New Delhi/Mumbai: India’s demand for diesel will remain subdued until the second half of 2020 when analysts expect various policy measures aimed at stimulating industrial activity to kick in and soak up excess fuel.
Until consumption picks up in Asia’s third-largest economy, where economic growth has slowed to six-year lows, refiners are likely to extend their recent stretch of rare diesel exports, which have weighed on refining margins in the region.
Diesel accounts for about two-fifths of refined fuel demand in the country, which has grown by its slowest pace since fiscal year 2014 this year amid tight credit markets, contracting auto sales and slowing rail and air traffic.
Diesel exports could climb by up to 8 million tonnes in the 2019-20 fiscal year from the 28 million tonnes shipped the year before, said an executive at a state refiner who could not be named due to company policy.
Ship-tracking data compiled by Refinitiv show India’s diesel exports since the fiscal year starting in April have jumped 8.9 percent from the same period in 2018 to 17.7 million tonnes, the highest for that time since at least 2015.
India consumed 83.5 million tonnes of diesel in the fiscal year 2018-19, Ministry of Petroleum and Natural Gas data show, which was a record and 3 percent above the prior year’s total.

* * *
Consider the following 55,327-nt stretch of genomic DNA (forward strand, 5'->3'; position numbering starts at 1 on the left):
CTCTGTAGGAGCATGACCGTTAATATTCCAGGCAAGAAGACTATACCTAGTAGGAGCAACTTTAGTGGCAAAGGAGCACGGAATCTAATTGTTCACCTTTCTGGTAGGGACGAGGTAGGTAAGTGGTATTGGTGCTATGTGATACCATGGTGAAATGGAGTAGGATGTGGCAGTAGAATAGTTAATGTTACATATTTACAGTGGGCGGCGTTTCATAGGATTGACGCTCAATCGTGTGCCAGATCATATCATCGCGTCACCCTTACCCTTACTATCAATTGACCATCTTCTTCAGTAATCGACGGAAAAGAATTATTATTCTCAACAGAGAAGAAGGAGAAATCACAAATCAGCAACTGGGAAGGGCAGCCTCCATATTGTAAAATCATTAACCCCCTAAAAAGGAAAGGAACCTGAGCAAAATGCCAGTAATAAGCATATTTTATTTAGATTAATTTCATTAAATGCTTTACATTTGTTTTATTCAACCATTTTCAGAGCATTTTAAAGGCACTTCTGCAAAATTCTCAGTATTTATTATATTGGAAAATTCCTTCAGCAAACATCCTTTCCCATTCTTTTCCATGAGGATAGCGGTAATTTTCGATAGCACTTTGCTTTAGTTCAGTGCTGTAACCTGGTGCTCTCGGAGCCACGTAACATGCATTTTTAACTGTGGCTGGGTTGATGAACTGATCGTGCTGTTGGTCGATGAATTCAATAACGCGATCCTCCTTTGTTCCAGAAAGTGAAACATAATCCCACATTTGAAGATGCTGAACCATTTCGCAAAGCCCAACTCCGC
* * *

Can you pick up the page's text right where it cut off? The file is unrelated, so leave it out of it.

But demand growth in 2019-20 could be “flat or 1 percent”, according to K Ravichandran, group head for corporate sector ratings at ICRA Ltd, a local of an arm of Moody’s.
Bhanu Patni, oil and gas analyst at Fitch unit Indian Ratings, said diesel consumption would continue to contract for the next several months.
“Diesel consumption will not improve before the first half of 2020,” she said.
The government announced cuts to corporate tax rates in September to help boost manufacturing and private investment, while the central bank also cut interest rates to spur economic activity. Still, the steps have yet to increase demand.
The government has not released factory output data for October. Still, a 7.4 percent decline in the month’s diesel consumption – the lowest in three years – suggests the country’s industrial engine continues to sputter.